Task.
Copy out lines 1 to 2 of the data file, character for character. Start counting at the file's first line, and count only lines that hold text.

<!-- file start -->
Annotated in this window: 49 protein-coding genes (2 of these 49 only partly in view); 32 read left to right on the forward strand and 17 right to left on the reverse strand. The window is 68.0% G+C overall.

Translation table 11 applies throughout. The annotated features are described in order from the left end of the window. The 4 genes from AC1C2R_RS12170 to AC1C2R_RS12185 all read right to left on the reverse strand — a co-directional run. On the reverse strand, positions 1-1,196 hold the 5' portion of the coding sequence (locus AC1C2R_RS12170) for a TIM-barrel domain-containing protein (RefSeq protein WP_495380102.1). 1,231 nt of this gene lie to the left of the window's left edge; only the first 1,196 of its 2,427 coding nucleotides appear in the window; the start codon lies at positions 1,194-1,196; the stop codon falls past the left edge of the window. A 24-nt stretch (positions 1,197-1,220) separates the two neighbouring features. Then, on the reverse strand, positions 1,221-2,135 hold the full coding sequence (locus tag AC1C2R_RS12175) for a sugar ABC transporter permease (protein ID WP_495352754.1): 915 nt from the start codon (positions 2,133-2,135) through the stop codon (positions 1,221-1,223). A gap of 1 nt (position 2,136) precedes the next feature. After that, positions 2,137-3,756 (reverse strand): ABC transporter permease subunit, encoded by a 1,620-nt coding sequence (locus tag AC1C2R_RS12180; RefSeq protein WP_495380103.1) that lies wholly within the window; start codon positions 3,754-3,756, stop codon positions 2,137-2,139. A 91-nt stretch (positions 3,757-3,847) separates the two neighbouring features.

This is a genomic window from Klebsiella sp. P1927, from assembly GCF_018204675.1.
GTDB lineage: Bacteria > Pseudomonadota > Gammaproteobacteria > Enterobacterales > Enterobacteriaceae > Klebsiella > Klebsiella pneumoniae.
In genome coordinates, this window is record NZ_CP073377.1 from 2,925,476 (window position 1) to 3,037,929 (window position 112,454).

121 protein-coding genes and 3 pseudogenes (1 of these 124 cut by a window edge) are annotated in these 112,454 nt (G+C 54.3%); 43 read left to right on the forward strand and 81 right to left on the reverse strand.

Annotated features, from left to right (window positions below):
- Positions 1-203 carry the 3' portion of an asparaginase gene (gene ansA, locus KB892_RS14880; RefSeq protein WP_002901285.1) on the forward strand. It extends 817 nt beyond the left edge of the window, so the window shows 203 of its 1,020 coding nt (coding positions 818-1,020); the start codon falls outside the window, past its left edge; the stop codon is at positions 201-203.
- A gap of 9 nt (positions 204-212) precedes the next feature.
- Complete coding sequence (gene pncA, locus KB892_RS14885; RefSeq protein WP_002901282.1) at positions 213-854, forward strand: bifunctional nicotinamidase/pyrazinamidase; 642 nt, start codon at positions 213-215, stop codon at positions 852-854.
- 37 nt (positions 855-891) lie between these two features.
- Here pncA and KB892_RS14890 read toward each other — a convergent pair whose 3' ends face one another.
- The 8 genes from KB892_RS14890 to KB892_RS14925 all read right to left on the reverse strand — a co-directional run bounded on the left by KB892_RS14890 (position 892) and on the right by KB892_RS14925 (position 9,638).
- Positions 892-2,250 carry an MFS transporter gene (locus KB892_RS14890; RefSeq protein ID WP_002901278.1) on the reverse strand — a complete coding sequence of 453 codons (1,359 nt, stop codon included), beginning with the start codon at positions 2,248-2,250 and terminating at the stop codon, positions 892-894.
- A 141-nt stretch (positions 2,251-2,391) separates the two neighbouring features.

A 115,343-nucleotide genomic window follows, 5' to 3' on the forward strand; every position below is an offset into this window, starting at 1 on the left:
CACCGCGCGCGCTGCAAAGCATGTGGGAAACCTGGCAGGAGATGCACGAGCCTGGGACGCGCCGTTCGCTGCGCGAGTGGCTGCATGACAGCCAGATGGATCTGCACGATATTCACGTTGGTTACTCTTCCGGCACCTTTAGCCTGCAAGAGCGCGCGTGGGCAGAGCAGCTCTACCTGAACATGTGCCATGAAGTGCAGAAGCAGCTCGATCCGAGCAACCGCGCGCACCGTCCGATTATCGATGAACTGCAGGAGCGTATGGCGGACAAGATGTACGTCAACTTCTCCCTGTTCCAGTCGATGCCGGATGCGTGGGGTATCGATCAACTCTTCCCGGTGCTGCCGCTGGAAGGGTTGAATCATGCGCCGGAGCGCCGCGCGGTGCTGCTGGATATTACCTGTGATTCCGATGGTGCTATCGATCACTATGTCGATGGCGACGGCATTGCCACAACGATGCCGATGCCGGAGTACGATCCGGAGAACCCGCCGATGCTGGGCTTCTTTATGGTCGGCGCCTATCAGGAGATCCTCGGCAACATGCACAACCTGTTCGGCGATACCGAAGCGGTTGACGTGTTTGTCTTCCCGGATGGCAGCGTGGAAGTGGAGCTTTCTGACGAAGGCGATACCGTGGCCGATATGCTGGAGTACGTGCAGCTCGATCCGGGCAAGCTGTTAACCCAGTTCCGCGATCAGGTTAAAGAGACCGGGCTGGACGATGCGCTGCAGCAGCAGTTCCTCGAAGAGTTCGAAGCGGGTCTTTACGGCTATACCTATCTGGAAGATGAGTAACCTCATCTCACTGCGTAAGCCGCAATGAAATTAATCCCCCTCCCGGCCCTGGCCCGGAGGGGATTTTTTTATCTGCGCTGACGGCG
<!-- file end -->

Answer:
Annotated in this window: 49 protein-coding genes (2 of these 49 only partly in view); 32 read left to right on the forward strand and 17 right to left on the reverse strand. The window is 68.0% G+C overall.

Translation table 11 applies throughout. The annotated features are described in order from the left end of the window. The 4 genes from AC1C2R_RS12170 to AC1C2R_RS12185 all read right to left on the reverse strand — a co-directional run. On the reverse strand, positions 1-1,196 hold the 5' portion of the coding sequence (locus AC1C2R_RS12170) for a TIM-barrel domain-containing protein (RefSeq protein WP_495380102.1). 1,231 nt of this gene lie to the left of the window's left edge; only the first 1,196 of its 2,427 coding nucleotides appear in the window; the start codon lies at positions 1,194-1,196; the stop codon falls past the left edge of the window. A 24-nt stretch (positions 1,197-1,220) separates the two neighbouring features. Then, on the reverse strand, positions 1,221-2,135 hold the full coding sequence (locus tag AC1C2R_RS12175) for a sugar ABC transporter permease (protein ID WP_495352754.1): 915 nt from the start codon (positions 2,133-2,135) through the stop codon (positions 1,221-1,223). A gap of 1 nt (position 2,136) precedes the next feature. After that, positions 2,137-3,756 (reverse strand): ABC transporter permease subunit, encoded by a 1,620-nt coding sequence (locus tag AC1C2R_RS12180; RefSeq protein WP_495380103.1) that lies wholly within the window; start codon positions 3,754-3,756, stop codon positions 2,137-2,139. A 91-nt stretch (positions 3,757-3,847) separates the two neighbouring features.